Wednesday, September 19th | 10 Tishri 5779

Subscribe
December 8, 2017 2:52 pm

A Down Payment for Peace

avatar by Shoshana Bryen

Email a copy of "A Down Payment for Peace" to a friend

US President Donald Trump and Palestinian Authority President Mahmoud Abbas in Bethlehem on May 23, 2017. Photo: White House.

It’s starting to sound like a plan.

Since the beginning of the Oslo “peace process,” it has been assumed that Israel has more to give than the Palestinians. After all, the story went, Israel is wealthy, recognized, democratic and stable. The Palestinians are refugees with nothing. Right? So Israel was told not to build houses for Jews in areas that might become a Palestinian state — lest the Palestinians end up with a country that has Jews in it.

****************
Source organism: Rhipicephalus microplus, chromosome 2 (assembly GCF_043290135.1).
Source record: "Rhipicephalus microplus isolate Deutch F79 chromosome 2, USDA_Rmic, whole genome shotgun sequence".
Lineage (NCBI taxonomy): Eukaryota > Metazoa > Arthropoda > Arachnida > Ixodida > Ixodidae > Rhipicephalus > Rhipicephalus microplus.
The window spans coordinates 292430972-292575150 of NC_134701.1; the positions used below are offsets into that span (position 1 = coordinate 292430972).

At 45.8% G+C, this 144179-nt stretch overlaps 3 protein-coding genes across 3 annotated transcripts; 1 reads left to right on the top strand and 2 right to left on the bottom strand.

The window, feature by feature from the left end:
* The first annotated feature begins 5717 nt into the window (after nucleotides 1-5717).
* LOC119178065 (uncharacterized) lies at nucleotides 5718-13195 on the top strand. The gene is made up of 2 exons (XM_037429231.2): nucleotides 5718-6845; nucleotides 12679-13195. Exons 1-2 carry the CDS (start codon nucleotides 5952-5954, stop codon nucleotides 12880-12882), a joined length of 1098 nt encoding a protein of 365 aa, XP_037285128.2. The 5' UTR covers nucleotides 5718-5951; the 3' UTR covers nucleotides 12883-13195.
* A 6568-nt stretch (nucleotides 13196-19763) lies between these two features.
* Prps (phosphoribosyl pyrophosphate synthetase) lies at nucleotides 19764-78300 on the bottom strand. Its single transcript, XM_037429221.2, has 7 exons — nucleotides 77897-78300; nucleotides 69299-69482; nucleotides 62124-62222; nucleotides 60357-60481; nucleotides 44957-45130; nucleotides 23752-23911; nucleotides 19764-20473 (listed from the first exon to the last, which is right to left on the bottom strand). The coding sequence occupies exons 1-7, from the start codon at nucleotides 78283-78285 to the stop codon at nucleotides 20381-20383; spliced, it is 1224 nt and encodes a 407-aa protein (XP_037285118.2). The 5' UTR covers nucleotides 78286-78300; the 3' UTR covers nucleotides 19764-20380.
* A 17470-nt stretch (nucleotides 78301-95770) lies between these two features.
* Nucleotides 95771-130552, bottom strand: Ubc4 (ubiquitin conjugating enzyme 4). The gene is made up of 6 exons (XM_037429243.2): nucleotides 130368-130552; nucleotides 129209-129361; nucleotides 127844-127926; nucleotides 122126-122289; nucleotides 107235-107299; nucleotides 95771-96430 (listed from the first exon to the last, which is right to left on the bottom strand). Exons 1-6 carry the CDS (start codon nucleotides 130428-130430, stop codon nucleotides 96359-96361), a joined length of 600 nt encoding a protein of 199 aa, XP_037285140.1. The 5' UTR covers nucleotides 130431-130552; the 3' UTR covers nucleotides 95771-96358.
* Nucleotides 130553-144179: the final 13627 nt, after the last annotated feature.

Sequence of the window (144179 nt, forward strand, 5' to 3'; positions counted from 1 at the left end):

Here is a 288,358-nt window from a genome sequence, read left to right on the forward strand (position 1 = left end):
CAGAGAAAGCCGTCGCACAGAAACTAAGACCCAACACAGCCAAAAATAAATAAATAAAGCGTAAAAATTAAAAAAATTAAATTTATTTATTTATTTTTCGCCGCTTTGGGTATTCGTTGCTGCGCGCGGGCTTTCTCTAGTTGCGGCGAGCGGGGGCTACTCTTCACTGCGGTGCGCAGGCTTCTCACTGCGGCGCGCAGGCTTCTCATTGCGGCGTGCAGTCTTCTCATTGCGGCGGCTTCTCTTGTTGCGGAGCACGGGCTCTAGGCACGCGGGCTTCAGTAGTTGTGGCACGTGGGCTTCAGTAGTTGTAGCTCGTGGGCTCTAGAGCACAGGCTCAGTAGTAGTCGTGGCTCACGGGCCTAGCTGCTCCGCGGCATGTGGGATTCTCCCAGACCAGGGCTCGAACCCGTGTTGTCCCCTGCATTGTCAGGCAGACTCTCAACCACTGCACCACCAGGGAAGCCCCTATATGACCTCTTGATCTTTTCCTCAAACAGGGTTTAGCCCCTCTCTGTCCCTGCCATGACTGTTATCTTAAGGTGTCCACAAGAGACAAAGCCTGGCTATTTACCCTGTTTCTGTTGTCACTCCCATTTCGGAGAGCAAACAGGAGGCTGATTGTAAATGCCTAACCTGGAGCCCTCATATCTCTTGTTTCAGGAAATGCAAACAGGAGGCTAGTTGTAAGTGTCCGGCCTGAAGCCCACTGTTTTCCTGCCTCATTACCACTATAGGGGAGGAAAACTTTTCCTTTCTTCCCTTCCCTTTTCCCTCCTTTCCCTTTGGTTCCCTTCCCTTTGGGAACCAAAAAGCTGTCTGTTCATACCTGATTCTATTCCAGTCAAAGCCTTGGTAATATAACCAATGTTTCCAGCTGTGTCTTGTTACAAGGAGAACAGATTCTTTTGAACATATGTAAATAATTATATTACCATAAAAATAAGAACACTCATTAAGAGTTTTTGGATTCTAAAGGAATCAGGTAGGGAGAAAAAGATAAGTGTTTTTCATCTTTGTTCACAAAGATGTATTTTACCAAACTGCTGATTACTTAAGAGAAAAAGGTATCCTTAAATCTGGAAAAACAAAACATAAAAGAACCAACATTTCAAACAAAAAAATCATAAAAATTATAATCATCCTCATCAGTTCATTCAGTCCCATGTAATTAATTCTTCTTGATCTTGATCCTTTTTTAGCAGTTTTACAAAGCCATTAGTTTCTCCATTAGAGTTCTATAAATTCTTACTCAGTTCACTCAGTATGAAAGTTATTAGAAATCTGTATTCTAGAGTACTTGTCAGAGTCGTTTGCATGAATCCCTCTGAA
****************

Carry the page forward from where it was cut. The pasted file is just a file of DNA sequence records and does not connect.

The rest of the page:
Israel has, further, been pressed to “make life better” for the Palestinians in terms of jobs, electricity, water, medical care and agriculture. The Arab states and the EU — as well as the US — provide funds for — well, for everything, including Palestinian leaders’ mansions and bank accounts. The deeper others waded into the “process” over the past two-plus decades, the more that the Palestinians could be excused for believing that they didn’t have to do anything, but could wait for people to squeeze more out of Israel on their behalf under the threat of a) discontinuing the process and/or b) more violence.

After all, they reasoned, what did they have to lose?

Related coverage

September 18, 2018 1:50 pm
0

It’s Time to Hang Up Your Gloves — An Open Letter to John Kerry

Dear Mr. Kerry, Following your tenure as secretary of state, it appears that you now have too much time on your...

The Trump administration, however, appears to have concluded that the process might work differently if the Palestinians thought that they did have something to lose. And by the moaning and shrieking emanating from Ramallah, if that the new US the plan, it may be a good one.